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Does Government R&D Policy Mainly Benefit Scientists and Engineers?

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  • Austan Goolsbee

Abstract

Conventional wisdom holds that the social rate of return to R&D significantly exceeds the private rate of return and, therefore, R&D should be subsidized. In the U.S., the government has directly funded a large fraction of total R&D spending. This paper shows that there is a serious problem with such government efforts to increase inventive activity. The majority of R&D spending is actually just salary payments for R&D workers. Their labor supply, however, is quite inelastic so when the government funds R&D, a significant fraction of the increased spending goes directly into higher wages. Using CPS data on wages of scientific personnel, this paper shows that government R&D spending raises wages significantly, particularly for scientists related to defense such as physicists and aeronautical engineers. Because of the higher wages, conventional estimates of the effectiveness of R&D policy may be 30 to 50% too high. The results also imply that by altering the wages of scientists and engineers even for firms not receiving federal support, government funding directly crowds out private inventive activity.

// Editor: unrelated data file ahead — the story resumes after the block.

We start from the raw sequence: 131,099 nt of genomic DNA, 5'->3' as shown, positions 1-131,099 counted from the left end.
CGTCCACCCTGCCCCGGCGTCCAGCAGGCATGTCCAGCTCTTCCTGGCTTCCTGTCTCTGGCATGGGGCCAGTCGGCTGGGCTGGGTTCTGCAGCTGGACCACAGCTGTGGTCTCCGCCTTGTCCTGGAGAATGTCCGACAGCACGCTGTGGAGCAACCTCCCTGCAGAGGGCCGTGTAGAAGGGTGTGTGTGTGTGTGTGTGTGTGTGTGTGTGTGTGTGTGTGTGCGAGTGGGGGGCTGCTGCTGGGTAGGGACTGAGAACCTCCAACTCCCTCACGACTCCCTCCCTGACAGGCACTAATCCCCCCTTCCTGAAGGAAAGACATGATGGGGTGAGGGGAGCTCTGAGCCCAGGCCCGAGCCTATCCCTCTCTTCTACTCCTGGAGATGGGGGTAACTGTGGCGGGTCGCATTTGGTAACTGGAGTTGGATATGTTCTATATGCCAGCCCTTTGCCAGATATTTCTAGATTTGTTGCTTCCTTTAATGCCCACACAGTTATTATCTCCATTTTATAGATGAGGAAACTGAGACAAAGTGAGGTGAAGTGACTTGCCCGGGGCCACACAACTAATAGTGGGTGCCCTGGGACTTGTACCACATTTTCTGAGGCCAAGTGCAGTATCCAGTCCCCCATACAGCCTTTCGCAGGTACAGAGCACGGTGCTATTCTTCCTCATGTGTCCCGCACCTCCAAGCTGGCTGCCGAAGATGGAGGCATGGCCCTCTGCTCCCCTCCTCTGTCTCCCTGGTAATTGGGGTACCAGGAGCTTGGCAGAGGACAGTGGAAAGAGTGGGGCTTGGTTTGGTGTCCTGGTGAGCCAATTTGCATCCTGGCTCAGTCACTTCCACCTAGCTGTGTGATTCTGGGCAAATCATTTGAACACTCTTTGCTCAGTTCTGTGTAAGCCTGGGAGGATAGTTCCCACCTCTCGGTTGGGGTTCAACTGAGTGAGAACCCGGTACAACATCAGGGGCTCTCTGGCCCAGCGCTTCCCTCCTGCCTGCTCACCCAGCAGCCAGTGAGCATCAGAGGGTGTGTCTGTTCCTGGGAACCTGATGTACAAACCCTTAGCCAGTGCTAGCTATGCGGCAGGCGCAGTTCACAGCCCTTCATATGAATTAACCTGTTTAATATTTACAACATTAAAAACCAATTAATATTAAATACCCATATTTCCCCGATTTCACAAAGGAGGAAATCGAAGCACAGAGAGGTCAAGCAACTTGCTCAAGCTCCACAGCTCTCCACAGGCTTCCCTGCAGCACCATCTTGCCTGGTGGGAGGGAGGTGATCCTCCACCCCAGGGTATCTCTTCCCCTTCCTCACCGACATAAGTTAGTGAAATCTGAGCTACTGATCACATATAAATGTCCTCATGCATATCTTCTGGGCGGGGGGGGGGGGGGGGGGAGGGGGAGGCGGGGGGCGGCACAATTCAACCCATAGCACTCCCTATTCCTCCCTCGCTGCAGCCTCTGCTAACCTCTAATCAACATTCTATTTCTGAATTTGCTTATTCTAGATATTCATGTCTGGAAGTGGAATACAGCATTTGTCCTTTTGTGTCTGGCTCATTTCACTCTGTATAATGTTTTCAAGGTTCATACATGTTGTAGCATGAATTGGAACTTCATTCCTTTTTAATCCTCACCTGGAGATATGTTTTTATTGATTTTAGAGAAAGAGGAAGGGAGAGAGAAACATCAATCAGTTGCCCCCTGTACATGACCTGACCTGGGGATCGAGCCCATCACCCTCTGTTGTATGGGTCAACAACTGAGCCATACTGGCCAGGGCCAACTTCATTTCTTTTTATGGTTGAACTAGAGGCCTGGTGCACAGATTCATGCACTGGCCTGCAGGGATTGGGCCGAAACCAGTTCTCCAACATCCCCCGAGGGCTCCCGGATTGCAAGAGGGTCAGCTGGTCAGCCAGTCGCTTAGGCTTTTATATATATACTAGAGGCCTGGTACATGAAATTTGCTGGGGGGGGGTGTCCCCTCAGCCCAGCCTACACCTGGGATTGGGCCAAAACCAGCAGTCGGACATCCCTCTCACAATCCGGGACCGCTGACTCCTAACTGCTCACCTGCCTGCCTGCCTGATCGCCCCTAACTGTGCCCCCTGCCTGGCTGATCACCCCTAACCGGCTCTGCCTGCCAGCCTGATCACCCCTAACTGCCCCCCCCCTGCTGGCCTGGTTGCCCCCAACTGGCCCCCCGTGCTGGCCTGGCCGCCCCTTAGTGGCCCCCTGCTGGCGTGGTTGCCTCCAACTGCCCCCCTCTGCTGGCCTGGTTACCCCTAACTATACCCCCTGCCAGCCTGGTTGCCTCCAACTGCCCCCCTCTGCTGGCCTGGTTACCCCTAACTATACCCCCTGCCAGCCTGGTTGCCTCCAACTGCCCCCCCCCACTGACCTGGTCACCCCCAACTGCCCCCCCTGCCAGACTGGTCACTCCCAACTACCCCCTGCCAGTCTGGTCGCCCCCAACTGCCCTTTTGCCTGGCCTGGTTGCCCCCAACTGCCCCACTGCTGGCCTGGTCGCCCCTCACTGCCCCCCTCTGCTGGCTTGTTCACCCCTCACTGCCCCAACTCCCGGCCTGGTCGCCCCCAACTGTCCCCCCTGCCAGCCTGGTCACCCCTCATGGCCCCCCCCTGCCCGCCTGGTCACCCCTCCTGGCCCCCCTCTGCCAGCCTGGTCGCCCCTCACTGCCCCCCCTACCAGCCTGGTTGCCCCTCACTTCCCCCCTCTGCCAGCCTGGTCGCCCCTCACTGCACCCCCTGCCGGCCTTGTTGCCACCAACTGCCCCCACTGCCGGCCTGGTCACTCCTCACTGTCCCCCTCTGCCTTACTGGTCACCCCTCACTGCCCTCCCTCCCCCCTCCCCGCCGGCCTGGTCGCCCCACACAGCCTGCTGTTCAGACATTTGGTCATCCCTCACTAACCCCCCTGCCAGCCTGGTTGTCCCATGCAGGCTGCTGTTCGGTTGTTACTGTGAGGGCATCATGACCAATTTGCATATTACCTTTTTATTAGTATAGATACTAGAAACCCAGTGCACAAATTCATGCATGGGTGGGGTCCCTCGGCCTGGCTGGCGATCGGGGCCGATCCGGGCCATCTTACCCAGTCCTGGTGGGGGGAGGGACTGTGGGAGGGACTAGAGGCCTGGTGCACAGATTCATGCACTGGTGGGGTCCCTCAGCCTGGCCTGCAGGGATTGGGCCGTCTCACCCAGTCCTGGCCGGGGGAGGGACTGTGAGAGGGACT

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Paper provided by National Bureau of Economic Research, Inc in its series NBER Working Papers with number 6532.

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Date of creation: Apr 1998
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Publication status: published as American Economic Review, Vol. 88, no. 2 (May 1998): 298-302.
Handle: RePEc:nbr:nberwo:6532

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  1. Paul Romer, 1989. "Endogenous Technological Change," NBER Working Papers 3210, National Bureau of Economic Research, Inc.
  2. Poterba, James M, 1984. "Tax Subsidies to Owner-occupied Housing: An Asset-Market Approach," The Quarterly Journal of Economics, MIT Press, vol. 99(4), pages 729-52, November.
  3. Jaewoo Ryoo & Sherwin Rosen, 1992. "The Market for Engineers," University of Chicago - George G. Stigler Center for Study of Economy and State 83, Chicago - Center for Study of Economy and State.
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